The boy who cried wolf. We all know that story. There is a boy who yells that there is a wolf in the village or a wolf attacking him. People run to help. Only they find that there is no wolf. The boy lied. He does it again. Again, the people come and find that the boy is lying again. He does it again. And, again.
Then, one day, there is a wolf. The boy yells. But, no one comes. The boy lost the trust of the people around him because no one could believe him. The boy ended up dying by being eaten by the wolf.
After his death, do you think the villagers lamented not running to his aid again, or do you think they felt the boy brought his demise onto himself with his earlier false claims?
If the boy had merely lost a leg when the wolf really attacked, do you think his attitude would change? What does it mean if the boy looses his leg in the real wolf attack and then continues to yell for help from the wolf, when the wolf isn’t there?
Why would he do this? Real fear that the wolf is coming again, since he lost his leg? A version of PTSD. Or, is it that he can’t stop lying – only to admit his guilt when the villagers confront him with the fact that yet again there is no wolf.
How soon would it be before the villagers throw the boy to the wolf, tired of his constant lying and screaming? How numb would the villagers feel after the constant emotional rollercoaster of not knowing if there is really a wolf attacking the boy?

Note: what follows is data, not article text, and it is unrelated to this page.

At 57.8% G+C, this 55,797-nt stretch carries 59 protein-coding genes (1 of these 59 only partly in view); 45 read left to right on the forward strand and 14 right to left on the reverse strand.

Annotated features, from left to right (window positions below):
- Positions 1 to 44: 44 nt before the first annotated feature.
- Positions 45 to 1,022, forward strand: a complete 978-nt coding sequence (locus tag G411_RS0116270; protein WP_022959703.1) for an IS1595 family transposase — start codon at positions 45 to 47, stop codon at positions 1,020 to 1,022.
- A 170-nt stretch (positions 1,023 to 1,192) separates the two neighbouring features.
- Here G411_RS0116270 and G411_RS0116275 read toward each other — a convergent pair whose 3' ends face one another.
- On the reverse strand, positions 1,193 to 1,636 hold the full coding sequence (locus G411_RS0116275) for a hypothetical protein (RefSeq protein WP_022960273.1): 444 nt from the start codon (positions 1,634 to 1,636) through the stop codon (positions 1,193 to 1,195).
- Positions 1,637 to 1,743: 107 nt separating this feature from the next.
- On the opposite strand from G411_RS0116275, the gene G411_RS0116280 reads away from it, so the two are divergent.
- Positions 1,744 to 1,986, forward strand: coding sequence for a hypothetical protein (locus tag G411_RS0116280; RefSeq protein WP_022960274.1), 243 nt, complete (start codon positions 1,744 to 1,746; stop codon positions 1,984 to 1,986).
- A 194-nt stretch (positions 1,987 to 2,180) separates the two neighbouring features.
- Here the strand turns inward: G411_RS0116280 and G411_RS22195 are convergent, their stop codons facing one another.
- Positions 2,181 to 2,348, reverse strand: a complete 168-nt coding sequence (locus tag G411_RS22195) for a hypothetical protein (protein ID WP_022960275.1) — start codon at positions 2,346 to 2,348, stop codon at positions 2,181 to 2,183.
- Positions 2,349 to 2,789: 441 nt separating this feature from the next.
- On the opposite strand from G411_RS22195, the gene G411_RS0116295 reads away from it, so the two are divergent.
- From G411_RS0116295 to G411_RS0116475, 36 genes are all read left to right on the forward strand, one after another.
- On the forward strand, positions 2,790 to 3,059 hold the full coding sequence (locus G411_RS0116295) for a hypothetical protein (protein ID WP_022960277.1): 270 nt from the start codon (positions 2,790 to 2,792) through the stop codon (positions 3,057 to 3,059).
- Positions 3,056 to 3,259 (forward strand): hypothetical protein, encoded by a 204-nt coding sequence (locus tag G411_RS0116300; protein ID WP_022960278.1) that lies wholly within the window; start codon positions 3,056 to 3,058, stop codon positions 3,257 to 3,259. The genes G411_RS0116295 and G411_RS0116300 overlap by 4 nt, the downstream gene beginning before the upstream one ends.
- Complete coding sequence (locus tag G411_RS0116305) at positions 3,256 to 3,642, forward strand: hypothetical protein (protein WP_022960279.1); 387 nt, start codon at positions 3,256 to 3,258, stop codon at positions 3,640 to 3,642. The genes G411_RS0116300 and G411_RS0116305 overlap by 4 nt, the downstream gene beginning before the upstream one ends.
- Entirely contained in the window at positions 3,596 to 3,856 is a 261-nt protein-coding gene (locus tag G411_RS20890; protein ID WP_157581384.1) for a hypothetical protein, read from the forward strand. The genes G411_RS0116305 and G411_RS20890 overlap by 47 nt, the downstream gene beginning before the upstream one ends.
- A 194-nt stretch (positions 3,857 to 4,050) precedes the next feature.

So, I want to pose a new scenario.
The boy grows up. Still crying wolf every chance he gets.
What happens when this is your constant state of being? When you are constantly looking for a new opportunity to cry wolf and include more villagers in the scenario? What happens when you feed your own ego on seeing how many times you can convince the same people to run to you each and every time?
You have to convince yourself of certain illogical, irrational “truths” to be able to look at yourself in the mirror.
Certainty #1: When the villagers arrive and point out that there is no wolf, you admit there is no wolf. Therefore, you are honest and forthright and not a chronically lying jerk.
Certainty #2: Because you readily admit in the face of evidence the truth of the situation, it is the fault of others for not trusting you the next time.
Certainty #3: You judge someone’s capacity for loving you on the number of times they keep running to save you from the absent wolf.
Certainty #4: You believe that you are protecting the villagers by keeping them alert to possible wolf attacks. You are the good person in this.
These four premises are what keep the boy motivated and feeling good about himself. But, they are also what keep the boy from ever having a life where people trust him, and keep him from ever changing his behavior.